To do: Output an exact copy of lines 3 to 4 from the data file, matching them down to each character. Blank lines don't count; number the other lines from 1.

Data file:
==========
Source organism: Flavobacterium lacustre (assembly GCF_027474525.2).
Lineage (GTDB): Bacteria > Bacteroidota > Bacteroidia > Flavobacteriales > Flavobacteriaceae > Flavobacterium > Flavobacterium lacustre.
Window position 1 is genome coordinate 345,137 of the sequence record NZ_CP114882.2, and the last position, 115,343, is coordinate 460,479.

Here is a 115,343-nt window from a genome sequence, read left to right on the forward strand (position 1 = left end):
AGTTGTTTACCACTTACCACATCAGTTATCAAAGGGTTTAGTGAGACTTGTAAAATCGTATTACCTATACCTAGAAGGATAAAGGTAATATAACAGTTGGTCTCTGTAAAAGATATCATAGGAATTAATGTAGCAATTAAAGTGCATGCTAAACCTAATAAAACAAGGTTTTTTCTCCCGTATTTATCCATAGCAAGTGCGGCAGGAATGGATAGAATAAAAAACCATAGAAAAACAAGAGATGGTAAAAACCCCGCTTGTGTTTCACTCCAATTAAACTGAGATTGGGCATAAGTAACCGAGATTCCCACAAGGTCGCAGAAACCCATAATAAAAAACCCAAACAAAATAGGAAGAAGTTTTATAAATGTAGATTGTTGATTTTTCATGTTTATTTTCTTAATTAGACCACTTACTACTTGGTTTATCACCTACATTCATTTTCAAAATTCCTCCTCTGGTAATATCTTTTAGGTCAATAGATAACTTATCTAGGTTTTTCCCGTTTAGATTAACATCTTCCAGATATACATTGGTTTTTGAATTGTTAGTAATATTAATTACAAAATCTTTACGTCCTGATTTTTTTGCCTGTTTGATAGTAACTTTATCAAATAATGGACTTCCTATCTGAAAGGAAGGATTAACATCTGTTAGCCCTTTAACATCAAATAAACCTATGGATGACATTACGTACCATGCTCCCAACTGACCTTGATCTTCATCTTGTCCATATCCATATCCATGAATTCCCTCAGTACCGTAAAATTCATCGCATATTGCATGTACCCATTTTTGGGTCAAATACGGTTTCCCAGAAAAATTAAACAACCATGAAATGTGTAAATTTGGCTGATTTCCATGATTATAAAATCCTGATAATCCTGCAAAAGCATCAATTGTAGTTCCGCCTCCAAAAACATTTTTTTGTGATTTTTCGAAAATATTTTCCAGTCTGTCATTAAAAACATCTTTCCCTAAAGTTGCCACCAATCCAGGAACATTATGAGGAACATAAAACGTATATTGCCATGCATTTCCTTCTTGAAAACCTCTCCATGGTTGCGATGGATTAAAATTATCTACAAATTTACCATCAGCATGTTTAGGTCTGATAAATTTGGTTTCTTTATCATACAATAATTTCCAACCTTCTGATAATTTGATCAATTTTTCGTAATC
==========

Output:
Window position 1 is genome coordinate 345,137 of the sequence record NZ_CP114882.2, and the last position, 115,343, is coordinate 460,479.

Here is a 115,343-nt window from a genome sequence, read left to right on the forward strand (position 1 = left end):